Wolseley Classic Cars for Sale
5 Offers for Wolseley found
The British automobile company Wolseley Motors Limited was founded in 1901 by the Vickers manufacturing company and the English automobile designer Herbert Austin.
The ascent of Wolseley
Early Wolseley models had a horizontal engine and and ranged from 5hp up to a maximum of 20hp. Austin resigned early from the company in 1904 and John Siddeley was apppointed to replace him. He immediately set about introducing a new vertical engine and, with it, new 15hp, 18hp and 32hp models that had public appeal. By 1906 Wolseley Motors had manufactured more than 1,500 cars and was Britain's largest vehicle manufacturer.
The Vickers group's manufacturing background meant that Wolseley was not limited solely to car design and production. Wolseley also manufactured double-decker buses, fire engines, commercial vehicles and marine and aero engines in this period.
The brand was on the up. The advent of World War I saw Wolseley initially appointed to make cars for staff officers and ambulances. The company subsequently received further contracts for not only vehicles but aeroplane parts, naval gear and munitions too.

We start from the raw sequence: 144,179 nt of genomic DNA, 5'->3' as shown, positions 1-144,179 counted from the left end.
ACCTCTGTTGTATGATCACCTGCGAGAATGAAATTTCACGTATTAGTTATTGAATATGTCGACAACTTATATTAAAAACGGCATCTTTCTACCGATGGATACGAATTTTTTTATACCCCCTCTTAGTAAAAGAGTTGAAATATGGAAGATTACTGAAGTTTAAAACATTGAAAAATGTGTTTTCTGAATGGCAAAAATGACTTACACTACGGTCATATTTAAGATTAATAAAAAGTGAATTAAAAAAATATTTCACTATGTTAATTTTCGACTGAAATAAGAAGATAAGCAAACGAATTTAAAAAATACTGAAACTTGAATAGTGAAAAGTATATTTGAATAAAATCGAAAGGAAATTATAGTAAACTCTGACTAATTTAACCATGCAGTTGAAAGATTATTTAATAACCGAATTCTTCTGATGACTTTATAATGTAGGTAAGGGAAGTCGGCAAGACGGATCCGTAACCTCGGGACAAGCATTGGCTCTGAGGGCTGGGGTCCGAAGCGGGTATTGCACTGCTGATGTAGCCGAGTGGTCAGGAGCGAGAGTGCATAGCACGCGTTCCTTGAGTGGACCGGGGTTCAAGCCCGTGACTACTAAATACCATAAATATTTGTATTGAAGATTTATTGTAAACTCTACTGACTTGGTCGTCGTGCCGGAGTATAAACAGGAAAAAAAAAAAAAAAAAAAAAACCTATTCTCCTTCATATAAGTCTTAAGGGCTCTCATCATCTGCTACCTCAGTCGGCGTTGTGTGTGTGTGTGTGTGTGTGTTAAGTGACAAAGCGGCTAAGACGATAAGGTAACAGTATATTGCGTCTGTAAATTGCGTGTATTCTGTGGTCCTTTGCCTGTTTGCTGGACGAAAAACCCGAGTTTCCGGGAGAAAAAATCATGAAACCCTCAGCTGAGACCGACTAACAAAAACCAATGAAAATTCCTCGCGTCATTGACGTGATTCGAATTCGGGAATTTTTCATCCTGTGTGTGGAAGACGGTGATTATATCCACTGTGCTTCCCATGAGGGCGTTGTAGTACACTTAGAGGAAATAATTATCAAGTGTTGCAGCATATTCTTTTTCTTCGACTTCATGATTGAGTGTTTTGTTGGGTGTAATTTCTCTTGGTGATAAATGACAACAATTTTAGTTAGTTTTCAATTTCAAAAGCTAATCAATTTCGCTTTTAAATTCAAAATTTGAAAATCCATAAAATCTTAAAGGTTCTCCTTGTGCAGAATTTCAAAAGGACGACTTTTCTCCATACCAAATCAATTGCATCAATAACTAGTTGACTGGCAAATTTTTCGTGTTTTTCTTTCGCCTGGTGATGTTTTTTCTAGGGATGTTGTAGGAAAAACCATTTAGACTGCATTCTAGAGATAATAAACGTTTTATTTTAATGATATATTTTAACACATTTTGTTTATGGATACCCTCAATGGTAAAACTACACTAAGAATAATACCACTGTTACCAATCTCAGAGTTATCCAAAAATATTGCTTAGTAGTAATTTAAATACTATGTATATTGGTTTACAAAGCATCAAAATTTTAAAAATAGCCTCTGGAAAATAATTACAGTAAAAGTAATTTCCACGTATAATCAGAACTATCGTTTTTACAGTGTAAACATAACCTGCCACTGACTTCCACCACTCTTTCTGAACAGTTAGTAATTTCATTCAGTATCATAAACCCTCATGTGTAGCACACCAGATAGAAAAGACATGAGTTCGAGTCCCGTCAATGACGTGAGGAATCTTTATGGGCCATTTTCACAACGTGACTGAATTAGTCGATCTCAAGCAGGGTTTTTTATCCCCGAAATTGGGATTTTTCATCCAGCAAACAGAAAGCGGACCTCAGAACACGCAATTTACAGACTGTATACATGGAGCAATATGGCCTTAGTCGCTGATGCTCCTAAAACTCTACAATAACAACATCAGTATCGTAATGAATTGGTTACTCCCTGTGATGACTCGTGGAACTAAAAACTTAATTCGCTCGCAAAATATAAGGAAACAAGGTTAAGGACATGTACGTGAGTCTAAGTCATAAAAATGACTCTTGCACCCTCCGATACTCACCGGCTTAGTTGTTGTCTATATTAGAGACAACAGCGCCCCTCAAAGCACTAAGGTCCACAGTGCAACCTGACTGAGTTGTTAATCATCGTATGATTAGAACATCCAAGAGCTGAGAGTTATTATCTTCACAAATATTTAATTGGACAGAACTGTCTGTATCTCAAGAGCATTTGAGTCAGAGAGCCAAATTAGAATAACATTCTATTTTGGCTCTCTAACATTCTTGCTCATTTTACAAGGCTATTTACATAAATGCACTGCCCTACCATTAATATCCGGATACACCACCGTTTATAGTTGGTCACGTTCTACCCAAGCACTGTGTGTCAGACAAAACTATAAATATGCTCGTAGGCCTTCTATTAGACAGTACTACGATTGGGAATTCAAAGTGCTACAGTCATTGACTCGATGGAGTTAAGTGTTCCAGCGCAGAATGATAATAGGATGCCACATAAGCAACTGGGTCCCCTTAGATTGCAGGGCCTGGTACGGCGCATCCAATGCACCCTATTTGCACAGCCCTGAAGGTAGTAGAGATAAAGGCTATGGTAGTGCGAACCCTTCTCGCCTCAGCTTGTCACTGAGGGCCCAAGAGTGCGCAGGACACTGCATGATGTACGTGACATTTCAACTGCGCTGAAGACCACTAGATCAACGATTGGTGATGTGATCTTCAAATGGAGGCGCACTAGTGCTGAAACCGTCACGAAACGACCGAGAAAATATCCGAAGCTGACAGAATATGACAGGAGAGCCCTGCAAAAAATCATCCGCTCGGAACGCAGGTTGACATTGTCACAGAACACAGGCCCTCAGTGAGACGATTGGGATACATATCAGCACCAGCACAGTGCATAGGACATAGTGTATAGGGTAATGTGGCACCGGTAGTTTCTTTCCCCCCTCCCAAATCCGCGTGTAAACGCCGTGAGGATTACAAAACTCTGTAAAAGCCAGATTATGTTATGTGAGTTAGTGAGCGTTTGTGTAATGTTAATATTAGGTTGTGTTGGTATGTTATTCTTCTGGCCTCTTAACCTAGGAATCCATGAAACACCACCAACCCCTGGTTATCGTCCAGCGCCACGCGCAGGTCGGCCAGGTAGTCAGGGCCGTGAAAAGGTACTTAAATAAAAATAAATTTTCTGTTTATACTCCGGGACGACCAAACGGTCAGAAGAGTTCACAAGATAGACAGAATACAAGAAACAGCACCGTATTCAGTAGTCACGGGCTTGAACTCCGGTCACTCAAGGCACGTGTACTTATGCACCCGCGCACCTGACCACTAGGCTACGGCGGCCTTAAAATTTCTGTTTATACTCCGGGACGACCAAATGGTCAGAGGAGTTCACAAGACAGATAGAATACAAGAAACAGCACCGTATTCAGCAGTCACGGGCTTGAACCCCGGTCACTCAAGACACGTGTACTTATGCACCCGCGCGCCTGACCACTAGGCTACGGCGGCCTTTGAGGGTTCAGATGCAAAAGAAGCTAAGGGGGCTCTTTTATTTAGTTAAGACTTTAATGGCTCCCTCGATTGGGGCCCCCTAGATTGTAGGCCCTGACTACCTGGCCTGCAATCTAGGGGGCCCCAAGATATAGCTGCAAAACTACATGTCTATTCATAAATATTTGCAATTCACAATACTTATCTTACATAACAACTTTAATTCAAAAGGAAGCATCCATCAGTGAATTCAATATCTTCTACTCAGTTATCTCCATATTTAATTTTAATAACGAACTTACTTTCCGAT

In the postwar period, Wolseley decided to capitalise on its success and manufacture cheaper cars on a large scale. Over ambitious expansion, the end of government contracts, the introduction of a tax on wartime profits and general trade downturn, however, all contributed to a fall in profits and the company was declared bankrupt in 1926.
A change of ownership for Wolseley
In 1927 William Morris successfully bought Wolseley at auction and returned to the company's roots as a luxury brand. He kept the Silent Six and introduced the Messenger and the Hornet. In 1935 Morris transferred his private ownership of Wolseley to Morris Motors. The first Wolseley's manufactured after World War II, the 4/50 and 6/80, were based on Morris models, albeit with a Wolseley engine and radiator grille. The 6/80 found popularity with the British Police and the model was used for squad cars until the late 1960s.
In 1952 Austin and Morris merged, creating the British Motor Corporation. Subsequent Wolseleys. such as the 4/44 and 1500 shared features with Austin, Morris and MG models. The merger of BMC and Leyland to create British Leyland in 1969 led to the creation of the Wolseley Six. The brand was finally retired in 1975.